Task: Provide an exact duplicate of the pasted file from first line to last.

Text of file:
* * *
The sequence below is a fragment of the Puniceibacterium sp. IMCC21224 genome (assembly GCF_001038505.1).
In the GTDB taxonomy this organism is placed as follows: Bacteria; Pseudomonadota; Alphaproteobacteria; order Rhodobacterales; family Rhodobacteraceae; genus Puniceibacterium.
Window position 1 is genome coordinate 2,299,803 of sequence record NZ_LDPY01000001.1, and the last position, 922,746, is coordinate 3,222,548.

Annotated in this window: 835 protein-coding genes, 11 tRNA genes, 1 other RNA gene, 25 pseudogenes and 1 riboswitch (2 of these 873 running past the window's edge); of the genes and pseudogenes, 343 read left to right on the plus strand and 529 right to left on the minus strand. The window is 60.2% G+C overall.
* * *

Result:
The sequence below is a fragment of the Puniceibacterium sp. IMCC21224 genome (assembly GCF_001038505.1).
In the GTDB taxonomy this organism is placed as follows: Bacteria; Pseudomonadota; Alphaproteobacteria; order Rhodobacterales; family Rhodobacteraceae; genus Puniceibacterium.
Window position 1 is genome coordinate 2,299,803 of sequence record NZ_LDPY01000001.1, and the last position, 922,746, is coordinate 3,222,548.

Annotated in this window: 835 protein-coding genes, 11 tRNA genes, 1 other RNA gene, 25 pseudogenes and 1 riboswitch (2 of these 873 running past the window's edge); of the genes and pseudogenes, 343 read left to right on the plus strand and 529 right to left on the minus strand. The window is 60.2% G+C overall.